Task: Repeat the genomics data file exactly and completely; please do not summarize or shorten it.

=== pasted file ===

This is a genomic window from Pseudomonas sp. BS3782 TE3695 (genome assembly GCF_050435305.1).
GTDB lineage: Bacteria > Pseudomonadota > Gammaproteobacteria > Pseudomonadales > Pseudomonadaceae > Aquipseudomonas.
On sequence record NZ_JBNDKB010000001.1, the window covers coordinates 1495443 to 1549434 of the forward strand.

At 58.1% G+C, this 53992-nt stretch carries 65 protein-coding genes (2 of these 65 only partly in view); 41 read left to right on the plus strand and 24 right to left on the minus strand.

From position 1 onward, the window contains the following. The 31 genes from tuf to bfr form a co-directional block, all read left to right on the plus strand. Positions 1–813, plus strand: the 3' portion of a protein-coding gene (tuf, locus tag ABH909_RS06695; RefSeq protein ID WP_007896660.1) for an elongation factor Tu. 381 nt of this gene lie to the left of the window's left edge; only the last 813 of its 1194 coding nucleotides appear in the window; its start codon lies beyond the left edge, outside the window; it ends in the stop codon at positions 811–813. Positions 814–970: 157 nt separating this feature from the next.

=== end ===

This is a genomic window from Pseudomonas sp. BS3782 TE3695 (genome assembly GCF_050435305.1).
GTDB lineage: Bacteria > Pseudomonadota > Gammaproteobacteria > Pseudomonadales > Pseudomonadaceae > Aquipseudomonas.
On sequence record NZ_JBNDKB010000001.1, the window covers coordinates 1495443 to 1549434 of the forward strand.

At 58.1% G+C, this 53992-nt stretch carries 65 protein-coding genes (2 of these 65 only partly in view); 41 read left to right on the plus strand and 24 right to left on the minus strand.

From position 1 onward, the window contains the following. The 31 genes from tuf to bfr form a co-directional block, all read left to right on the plus strand. Positions 1–813, plus strand: the 3' portion of a protein-coding gene (tuf, locus tag ABH909_RS06695; RefSeq protein ID WP_007896660.1) for an elongation factor Tu. 381 nt of this gene lie to the left of the window's left edge; only the last 813 of its 1194 coding nucleotides appear in the window; its start codon lies beyond the left edge, outside the window; it ends in the stop codon at positions 811–813. Positions 814–970: 157 nt separating this feature from the next.